Dissecting WordPress Themes Part 7: Author Hierarchy

The author archive hierarchy allows readers to search for and filter posts based on author. It is usually requested by clicking a link on the author’s name to navigate to a page listing only the posts published by the selected author. The archive.php template common to all of the archives will be used to fulfill the request if it is present in the theme directory. However, the theme creator can override this template with author.php if special formatting is required for author archives. Additionally, author-specific formatting can be achieved by enlisting author-[id].php and author-[nicename].php. In this article we will create users, assign them to our existing posts, and then exercise this author hierarchy level-by-level. We’ll also add a list of author links to our footer template.

Dissecting WordPress Themes Part 6: Tag Hierarchy

We continue our exploration of the WordPress archive template hierarchy with a look at tags. The tag hierarchy is very similar to the category hierarchy with templates for all tags (tag.php) as well as specific tags (tag-[id].php and tag-[slug].php). We begin by adding tags to the database and then assigning them to our existing posts and custom post type. We then exercise the tag hierarchy level-by-level showing how more specific templates override more general templates. We then wrap up with a short demo of adding a tag cloud to our footer.php.

Dissecting WordPress Themes Part 5: Category Hierarchy

This article begins our tour of the archive template hierarchy with a look at the category archives. We begin by adding categories and assigning them to our existing posts. We then start at the root of the archive hierarchy with archive.php and continue with the category-specific template, category.php. We also take a look at the individual category templates based on category ID and slug. Along the way we’ll visit the parent/child relationship inherent in the category taxonomy and see how easy it is to add an independent list of categories to our sidebar.php template.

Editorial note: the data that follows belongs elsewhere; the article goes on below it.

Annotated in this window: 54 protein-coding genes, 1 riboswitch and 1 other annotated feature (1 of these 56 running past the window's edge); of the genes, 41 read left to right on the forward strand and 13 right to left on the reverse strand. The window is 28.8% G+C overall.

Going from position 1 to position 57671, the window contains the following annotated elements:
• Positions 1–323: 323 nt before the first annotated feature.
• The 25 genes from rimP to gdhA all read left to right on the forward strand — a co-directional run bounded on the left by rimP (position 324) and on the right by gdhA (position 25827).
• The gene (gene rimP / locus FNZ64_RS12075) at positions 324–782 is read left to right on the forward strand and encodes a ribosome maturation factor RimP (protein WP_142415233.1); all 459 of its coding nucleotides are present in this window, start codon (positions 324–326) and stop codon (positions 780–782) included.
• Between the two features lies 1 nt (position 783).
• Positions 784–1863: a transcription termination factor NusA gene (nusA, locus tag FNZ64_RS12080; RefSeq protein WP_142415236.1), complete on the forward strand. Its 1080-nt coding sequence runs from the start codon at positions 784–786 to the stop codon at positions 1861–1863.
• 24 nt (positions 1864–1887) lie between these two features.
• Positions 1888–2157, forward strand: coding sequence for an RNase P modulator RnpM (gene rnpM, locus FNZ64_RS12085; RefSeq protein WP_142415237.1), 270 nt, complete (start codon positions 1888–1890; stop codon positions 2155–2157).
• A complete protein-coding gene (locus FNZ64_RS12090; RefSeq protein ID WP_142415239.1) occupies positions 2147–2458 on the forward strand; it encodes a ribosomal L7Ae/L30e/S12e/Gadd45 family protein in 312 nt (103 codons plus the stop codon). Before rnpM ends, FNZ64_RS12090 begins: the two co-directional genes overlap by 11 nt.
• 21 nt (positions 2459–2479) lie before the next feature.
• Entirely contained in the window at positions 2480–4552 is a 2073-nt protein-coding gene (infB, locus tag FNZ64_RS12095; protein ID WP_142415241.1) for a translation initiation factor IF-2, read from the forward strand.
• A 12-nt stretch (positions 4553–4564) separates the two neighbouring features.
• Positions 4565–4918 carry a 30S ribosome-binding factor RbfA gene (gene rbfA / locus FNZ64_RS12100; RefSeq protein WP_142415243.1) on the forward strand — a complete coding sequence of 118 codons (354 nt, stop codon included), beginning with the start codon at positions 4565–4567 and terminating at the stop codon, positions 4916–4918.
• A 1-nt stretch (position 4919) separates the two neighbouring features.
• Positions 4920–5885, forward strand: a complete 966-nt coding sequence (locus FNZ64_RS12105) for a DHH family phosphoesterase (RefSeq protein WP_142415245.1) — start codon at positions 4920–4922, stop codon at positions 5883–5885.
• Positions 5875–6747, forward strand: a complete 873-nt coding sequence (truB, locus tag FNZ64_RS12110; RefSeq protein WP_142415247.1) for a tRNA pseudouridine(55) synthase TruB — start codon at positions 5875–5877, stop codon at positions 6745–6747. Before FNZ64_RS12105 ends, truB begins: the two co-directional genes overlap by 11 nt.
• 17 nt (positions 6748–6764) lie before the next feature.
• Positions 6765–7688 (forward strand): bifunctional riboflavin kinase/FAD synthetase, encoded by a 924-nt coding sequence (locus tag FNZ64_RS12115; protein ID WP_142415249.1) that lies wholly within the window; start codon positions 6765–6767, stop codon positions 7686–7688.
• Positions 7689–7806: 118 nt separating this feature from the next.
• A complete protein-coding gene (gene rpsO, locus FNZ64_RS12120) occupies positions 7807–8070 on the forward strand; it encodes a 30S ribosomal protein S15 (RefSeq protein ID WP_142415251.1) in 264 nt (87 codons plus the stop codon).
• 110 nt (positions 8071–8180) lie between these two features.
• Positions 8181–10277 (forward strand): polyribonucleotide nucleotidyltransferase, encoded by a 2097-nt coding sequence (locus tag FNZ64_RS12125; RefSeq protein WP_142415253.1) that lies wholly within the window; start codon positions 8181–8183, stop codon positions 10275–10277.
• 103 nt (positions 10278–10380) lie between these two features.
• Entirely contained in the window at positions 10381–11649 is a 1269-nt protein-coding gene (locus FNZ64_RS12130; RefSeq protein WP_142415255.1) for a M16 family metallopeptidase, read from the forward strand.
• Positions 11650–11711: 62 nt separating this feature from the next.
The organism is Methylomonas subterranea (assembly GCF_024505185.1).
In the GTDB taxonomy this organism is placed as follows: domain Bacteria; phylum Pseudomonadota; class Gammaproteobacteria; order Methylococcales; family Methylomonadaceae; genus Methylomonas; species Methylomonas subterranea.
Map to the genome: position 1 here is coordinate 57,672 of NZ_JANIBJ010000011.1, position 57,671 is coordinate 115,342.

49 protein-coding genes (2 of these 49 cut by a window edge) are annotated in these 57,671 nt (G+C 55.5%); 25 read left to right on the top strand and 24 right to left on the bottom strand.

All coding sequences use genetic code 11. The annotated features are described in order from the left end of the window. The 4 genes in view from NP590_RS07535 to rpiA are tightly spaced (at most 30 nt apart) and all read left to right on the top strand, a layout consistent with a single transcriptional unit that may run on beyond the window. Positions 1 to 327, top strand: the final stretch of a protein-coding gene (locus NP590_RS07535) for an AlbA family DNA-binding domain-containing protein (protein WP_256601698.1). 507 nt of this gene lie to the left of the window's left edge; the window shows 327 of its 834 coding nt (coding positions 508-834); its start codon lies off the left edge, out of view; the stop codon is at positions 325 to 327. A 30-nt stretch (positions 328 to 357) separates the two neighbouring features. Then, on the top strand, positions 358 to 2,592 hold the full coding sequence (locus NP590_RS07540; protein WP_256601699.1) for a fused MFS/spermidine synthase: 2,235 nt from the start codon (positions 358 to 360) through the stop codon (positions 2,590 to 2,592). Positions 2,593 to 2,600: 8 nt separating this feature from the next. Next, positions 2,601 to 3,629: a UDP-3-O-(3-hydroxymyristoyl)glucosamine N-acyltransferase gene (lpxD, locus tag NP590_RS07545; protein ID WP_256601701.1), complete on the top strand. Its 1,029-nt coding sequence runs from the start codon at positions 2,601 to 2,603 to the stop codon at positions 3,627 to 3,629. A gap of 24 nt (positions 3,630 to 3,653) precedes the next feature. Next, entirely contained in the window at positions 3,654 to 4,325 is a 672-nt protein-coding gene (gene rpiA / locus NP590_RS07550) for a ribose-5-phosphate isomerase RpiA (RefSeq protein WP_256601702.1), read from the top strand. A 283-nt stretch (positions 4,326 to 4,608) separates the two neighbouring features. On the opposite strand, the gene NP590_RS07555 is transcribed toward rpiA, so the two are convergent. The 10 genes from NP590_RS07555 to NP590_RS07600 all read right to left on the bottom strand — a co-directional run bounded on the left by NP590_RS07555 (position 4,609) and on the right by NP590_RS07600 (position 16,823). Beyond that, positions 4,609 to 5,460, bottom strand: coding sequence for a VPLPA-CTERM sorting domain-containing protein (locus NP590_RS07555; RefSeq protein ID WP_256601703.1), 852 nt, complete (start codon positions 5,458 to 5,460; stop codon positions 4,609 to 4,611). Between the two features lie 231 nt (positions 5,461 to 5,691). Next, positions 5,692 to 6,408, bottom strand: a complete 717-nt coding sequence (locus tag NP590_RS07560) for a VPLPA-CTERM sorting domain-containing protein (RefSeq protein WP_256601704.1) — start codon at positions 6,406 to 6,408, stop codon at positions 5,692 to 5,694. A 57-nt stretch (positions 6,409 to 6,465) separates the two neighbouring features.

Dissecting WordPress Themes Part 4: Attachment Hierarchy

You can attach files of pretty much any type to your WordPress posts and pages. Once attached, files can be viewed or downloaded directly from a post or through attachment pages that can be formatted any way you want in your theme. In this article we continue our exploration of the WordPress Template Hierarchy for attachment pages. The attachment page hierarchy builds off of single.php to include levels for generic attachments and several media type patterns based on MIME type and subtype. We’ll visit each of these template files using files of various media types that we upload to the Media Library.

This article will teach you how to attach files. If you want to learn how to attach babies (MIME type human/infant), visit